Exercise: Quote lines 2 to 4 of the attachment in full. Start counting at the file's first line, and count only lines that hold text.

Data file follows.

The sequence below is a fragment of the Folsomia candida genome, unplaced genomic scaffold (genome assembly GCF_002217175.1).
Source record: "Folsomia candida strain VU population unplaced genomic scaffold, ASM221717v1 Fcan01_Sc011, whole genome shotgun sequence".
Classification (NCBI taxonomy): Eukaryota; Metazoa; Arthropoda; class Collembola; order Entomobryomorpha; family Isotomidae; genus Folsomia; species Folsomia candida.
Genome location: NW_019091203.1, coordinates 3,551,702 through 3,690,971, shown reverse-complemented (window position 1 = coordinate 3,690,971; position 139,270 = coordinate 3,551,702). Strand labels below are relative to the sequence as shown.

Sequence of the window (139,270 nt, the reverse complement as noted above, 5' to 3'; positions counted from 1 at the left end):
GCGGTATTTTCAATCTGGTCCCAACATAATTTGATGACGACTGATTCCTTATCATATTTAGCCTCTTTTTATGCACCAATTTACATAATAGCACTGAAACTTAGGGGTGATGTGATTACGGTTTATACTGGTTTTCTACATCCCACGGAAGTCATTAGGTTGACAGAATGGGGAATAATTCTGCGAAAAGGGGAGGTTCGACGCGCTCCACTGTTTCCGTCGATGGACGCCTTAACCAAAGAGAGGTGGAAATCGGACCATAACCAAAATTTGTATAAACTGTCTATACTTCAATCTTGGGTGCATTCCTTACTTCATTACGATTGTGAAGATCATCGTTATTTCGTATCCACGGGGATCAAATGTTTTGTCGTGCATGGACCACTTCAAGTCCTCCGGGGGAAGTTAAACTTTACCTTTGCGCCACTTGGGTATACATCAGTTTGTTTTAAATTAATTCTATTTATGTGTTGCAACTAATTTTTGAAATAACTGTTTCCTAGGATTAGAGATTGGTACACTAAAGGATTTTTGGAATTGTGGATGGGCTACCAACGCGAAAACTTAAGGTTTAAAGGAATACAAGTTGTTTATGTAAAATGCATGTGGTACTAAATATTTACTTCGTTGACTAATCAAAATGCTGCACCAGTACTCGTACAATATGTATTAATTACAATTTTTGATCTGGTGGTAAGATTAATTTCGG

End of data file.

Source record: "Folsomia candida strain VU population unplaced genomic scaffold, ASM221717v1 Fcan01_Sc011, whole genome shotgun sequence".
Classification (NCBI taxonomy): Eukaryota; Metazoa; Arthropoda; class Collembola; order Entomobryomorpha; family Isotomidae; genus Folsomia; species Folsomia candida.
Genome location: NW_019091203.1, coordinates 3,551,702 through 3,690,971, shown reverse-complemented (window position 1 = coordinate 3,690,971; position 139,270 = coordinate 3,551,702). Strand labels below are relative to the sequence as shown.